Swamp Loosestrife, a native, has its feet in the water right beside the fishing dock.

Unfortunately, right across the way, on the other side of the fishing dock, is a fierce, Eurasian invasive plant from the same family.  If Purple Loosestrife (Lythrum salicaria) takes hold, it will crowd out our native plants. Fortunately, a beetle that only eats Purple Loosestrife was introduced to Michigan in 1994 and has done a great job reducing the abundance of Purple Loosestrife. Now, instead of wetlands full of these invasive plants, Purple Loosestrife populations are mostly kept in check.  With the potential to produce 2.5 million seeds per plant each year (!), we still remove any Purple Loosestrife  we find, but we don’t have to worry about it as much as we used to.

Purple Loosestrife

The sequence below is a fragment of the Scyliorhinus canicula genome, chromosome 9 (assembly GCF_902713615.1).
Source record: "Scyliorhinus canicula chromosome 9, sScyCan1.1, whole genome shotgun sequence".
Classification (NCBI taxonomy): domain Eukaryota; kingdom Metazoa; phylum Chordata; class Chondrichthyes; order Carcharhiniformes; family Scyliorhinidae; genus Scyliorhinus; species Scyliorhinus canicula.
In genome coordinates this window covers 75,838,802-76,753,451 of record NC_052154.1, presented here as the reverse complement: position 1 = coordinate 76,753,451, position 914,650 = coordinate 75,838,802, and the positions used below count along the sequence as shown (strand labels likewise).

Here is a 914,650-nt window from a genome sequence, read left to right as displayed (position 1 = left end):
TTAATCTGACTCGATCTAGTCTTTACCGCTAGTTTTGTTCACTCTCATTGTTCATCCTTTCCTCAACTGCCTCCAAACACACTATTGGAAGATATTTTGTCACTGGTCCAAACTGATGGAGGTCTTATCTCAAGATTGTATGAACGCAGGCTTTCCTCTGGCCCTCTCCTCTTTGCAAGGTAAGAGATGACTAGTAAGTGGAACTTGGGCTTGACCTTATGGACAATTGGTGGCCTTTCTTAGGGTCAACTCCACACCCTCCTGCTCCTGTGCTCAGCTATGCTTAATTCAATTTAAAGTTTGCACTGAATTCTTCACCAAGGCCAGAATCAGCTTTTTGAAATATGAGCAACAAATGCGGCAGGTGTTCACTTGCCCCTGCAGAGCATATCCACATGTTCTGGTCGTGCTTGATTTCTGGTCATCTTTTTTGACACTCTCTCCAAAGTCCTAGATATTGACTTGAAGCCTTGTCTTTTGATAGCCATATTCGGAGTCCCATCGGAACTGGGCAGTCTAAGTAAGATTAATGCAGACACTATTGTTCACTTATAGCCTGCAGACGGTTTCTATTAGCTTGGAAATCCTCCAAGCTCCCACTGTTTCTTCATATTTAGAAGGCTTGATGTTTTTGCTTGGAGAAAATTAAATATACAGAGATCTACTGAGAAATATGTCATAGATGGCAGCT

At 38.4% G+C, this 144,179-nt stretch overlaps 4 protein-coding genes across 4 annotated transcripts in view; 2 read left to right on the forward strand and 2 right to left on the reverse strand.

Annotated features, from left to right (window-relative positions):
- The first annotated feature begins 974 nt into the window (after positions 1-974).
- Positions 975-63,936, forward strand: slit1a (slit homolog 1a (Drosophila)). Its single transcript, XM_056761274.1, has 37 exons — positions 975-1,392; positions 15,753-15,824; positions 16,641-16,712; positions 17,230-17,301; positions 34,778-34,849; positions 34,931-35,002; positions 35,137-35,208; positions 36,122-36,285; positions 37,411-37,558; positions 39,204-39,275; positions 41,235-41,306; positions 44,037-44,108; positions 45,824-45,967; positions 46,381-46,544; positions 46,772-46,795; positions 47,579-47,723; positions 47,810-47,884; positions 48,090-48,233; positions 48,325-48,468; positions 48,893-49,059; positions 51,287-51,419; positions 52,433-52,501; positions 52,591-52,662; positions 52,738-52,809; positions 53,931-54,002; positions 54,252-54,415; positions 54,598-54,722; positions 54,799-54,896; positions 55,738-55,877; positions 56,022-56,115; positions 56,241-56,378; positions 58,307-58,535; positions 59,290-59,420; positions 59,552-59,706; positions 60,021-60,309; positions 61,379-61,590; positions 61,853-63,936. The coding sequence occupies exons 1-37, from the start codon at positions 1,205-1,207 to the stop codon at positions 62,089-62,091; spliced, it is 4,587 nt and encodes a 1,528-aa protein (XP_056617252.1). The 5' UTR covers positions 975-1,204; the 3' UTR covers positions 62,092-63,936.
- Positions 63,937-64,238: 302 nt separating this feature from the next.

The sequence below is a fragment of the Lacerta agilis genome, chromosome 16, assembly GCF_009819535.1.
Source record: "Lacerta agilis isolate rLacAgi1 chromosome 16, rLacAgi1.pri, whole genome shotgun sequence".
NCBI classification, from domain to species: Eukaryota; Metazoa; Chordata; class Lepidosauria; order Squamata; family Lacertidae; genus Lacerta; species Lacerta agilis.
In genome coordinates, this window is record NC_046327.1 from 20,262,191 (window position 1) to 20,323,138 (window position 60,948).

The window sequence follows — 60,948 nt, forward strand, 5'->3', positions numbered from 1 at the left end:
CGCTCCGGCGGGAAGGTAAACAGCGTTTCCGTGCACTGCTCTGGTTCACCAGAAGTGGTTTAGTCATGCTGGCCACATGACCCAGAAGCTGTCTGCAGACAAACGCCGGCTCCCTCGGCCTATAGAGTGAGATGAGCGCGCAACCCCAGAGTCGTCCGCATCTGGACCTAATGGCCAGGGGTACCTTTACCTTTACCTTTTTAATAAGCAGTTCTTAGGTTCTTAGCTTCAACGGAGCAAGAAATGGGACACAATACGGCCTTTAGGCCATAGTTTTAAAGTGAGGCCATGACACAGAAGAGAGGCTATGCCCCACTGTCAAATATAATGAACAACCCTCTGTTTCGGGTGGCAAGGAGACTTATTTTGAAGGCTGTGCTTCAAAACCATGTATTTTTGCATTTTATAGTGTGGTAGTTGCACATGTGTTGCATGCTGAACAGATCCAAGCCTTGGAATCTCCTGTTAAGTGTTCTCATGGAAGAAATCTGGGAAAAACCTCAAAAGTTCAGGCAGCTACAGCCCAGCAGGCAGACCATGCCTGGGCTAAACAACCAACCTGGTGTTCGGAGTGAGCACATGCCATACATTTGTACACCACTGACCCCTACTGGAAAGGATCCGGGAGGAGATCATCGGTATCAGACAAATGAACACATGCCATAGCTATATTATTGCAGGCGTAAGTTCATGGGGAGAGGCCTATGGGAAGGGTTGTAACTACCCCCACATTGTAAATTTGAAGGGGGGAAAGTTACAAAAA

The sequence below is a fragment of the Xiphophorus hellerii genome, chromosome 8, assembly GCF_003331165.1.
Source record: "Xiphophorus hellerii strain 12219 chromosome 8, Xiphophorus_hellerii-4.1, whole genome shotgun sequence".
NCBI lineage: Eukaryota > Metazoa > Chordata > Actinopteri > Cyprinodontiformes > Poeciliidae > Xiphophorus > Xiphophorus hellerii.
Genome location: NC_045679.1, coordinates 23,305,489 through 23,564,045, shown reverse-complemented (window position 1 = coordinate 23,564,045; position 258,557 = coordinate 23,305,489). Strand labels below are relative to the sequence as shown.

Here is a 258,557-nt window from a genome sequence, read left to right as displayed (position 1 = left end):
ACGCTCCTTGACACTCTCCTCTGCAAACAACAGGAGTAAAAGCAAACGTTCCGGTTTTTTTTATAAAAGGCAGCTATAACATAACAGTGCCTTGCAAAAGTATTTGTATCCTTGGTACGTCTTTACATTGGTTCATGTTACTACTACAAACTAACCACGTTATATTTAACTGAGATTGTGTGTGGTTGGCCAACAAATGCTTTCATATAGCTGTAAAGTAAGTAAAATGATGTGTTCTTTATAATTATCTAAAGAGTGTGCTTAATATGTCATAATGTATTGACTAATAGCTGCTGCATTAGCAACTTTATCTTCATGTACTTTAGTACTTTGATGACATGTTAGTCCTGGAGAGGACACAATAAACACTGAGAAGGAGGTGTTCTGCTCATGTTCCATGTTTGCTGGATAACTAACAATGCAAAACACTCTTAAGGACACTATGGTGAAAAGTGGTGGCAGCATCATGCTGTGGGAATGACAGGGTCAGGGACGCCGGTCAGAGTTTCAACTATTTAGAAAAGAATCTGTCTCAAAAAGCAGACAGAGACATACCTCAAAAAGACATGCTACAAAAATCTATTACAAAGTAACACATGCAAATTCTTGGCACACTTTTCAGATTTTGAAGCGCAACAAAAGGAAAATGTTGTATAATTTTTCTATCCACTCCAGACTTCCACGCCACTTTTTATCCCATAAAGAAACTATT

A very invasive relative from Eurasia, Purple Loosestrife can be a major problem in wetlands, crowding out native plants.

Also on the deck, is a color-coordinated damselfly, the Violet Dancer (Argia fumipennis violacea).  Really!  A damselfly that matches the flowers nearby!  I’ve seen these lavender and blue damselflies before at an inland lake. They must prefer water deeper than the ponds at Bear Creek.

Violet Dancer damselfly Argia fumipennis violacea male
A male Violet Dancer damselfly. Its mate has a much less flashy color scheme – brown and black.

Down in the water at the end of the deck – what else? Blue Gills, looking very blue and lavender under the water.

Two young Blue Gills
Even the fish are color-coordinated at Draper Lake. Some young blue gills gathered at the end of the deck.

If you learned the complementary color wheel in art class,  you may remember that the complementary color to purple is yellow.  So nature obliged at Draper Twin Lakes.  Near the dock, an Evening Primrose (Oenothera biennis) stood at attention, its yellow flag flying.

Evening Primrose Oenothera biennis
Common Evening-Primrose provides the complementary color to all the purple flowers and the Violet Dancer  – a bright yellow.